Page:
Personally, I think I’m somewhere between the two in my DM style. For example, I find it hard to imagine a vampire that doesn’t kill everyone and/or escape to fight another day, but not impossible! However, I would pit a sphinx against anyone, anytime, any level, and I’m sure it would never, ever lose. Conversely, I’m a notoriously poor tactician when it comes to running dragons, but I don’t care. There’s always some other terrifying creature around the next corner (or ready to Plane Shift in from hell) to make the players crap their pants!
I think some DMs’ fear of players overpowering their encounters might be one reason for the scarcity of magic items in 5e — especially weapons. That, and the fact that character classes progressively add so many cool bells and whistles already. But I say, Fear not! I give awesome magic items as treasure. I grew up with AD&D and learned to love magic items at an early age. For example, I let the rogue find a shortsword of Sharpness in our Princes of the Apocalypse game. I was unafraid to let him have it. Sure, he made mincemeat out of a few monsters. But I’m the DM! There’s always another, bigger monster around the next corner. His sword came with a nasty backstory too, of course. It had been hidden away for gods-know-how-long in an Illithid temple because it was the “little sister” Silver Sword companion to a Githyanki captain’s larger, main two-handed Silver Sword. Once the rogue removed it from its hidden location it triggered the hunt from the Githyanki! The party was plagued by Githyanki hunting parties at the most in-opportune times for the rest of the campaign. The whole party had awesome stuff like that. Fun for them and fun for me too!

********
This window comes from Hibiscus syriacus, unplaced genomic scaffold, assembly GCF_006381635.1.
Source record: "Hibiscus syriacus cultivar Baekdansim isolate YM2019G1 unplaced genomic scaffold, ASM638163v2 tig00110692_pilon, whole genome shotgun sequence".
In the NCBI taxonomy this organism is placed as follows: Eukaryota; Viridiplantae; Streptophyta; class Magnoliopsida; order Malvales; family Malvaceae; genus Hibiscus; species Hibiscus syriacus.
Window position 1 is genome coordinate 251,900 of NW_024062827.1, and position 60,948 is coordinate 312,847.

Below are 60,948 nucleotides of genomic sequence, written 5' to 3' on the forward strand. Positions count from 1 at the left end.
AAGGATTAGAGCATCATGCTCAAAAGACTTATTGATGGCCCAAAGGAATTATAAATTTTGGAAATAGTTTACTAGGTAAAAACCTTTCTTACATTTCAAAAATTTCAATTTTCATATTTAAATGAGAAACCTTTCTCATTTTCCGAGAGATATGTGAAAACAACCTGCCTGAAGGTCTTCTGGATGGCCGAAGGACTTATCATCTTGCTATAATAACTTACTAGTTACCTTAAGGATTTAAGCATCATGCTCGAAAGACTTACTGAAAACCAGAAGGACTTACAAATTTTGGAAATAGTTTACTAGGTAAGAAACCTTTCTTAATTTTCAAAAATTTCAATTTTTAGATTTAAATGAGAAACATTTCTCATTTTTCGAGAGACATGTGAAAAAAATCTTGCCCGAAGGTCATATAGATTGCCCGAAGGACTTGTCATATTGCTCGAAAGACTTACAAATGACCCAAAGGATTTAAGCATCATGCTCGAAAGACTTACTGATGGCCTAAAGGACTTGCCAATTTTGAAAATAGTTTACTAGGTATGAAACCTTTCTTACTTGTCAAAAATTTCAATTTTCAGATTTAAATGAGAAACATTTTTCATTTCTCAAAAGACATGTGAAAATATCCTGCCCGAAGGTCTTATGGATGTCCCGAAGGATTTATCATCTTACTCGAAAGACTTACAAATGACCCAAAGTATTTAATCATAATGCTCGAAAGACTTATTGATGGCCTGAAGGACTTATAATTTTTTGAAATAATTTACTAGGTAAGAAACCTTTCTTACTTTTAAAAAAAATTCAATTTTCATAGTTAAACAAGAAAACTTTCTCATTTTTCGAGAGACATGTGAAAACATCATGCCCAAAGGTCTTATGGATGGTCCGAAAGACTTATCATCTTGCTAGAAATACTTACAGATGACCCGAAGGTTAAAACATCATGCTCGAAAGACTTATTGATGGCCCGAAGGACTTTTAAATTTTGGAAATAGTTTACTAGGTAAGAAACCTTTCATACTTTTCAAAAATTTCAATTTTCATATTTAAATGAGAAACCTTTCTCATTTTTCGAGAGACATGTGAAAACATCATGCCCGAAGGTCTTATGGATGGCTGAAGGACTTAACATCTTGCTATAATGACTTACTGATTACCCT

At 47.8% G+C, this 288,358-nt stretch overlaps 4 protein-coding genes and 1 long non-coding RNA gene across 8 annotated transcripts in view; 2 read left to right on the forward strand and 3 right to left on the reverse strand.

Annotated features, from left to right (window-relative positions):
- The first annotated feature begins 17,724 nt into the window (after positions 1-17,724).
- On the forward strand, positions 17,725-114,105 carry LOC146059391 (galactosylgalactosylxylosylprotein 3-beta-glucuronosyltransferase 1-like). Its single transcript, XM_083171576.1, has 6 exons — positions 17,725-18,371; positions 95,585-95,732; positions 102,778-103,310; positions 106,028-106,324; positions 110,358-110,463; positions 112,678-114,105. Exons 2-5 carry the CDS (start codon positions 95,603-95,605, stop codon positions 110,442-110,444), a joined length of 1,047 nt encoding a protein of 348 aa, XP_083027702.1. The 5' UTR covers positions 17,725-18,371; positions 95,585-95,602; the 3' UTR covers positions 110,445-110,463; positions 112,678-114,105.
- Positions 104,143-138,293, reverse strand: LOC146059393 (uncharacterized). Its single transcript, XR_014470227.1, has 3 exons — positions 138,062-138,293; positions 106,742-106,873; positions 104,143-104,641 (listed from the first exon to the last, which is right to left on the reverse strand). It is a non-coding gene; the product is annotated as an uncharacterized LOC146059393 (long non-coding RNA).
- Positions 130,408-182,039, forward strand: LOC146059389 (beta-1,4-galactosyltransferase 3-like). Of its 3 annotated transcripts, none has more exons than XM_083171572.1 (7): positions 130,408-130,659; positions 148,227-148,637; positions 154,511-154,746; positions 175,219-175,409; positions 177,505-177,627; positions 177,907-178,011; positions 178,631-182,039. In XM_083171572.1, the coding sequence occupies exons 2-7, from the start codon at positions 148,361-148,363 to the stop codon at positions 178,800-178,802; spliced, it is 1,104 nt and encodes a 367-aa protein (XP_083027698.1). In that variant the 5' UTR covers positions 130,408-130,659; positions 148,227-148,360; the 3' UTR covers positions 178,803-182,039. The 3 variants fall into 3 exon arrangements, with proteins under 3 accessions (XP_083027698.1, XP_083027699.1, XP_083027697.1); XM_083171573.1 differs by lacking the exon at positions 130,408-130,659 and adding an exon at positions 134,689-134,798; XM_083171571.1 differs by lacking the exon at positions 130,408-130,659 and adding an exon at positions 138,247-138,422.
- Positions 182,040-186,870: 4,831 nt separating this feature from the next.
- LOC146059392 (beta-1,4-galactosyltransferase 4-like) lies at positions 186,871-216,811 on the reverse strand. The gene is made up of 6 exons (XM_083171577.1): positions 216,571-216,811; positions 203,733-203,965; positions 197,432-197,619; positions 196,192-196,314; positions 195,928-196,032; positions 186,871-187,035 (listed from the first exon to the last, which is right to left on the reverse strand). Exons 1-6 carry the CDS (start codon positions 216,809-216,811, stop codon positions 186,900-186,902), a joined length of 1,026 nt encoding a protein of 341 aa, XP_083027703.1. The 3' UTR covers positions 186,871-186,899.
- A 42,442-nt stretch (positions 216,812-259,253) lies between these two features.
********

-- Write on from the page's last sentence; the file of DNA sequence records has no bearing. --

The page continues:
A caveat: I do find that the +X of magic weapons in 5e can steal some fun, due to the cleverly designed bounded accuracy of the game. If a PC hits 90+% of the time then I believe it does, actually, lessen the fun for everyone, including the ever-hitting PC. Solution: the +X only works for 1 minute/day when activated on a bonus action. Of course the weapon is always magical, regardless of whether or not the +X is “on”, which is important for overcoming monster resistances at higher levels of play. Plus, I usually embellish its other powers if it has any — and it always does! There’s no such thing as a vanilla +1 or +2 weapon in my games!
All the best for a better 2021!!!
Sunshine Coast, BC
PS ~ Forgive my flippant, irreverent, snarky tone. It’s tongue-in-cheek and all in good fun. You guys are awesome!
PPS ~ Brett, don’t stop telling us stories from your AD&D game. More, more! I absolutely LOVE hearing about it.
Craig from third floor wars emails us
If you want a trip through the time machine or to open a time capsule, go re-listen to your episode 285 “Ideal Game Group”. The first 20 minutes is when Sean and Brett start to realize that COVID is a thing and will impact their hobby. I listened today and it was interesting to hear the initial reactions to the lockdowns. I’d love an episode where you two talk about the lasting impact. Will there be a lockdown hangover on the RPG industry? Will post-lockdown RPG world look like pre-lockdown RPG world?
The entire episode is worth a second listen but it was the opening discussion that took me back in time.
Craig from Third Floor Wars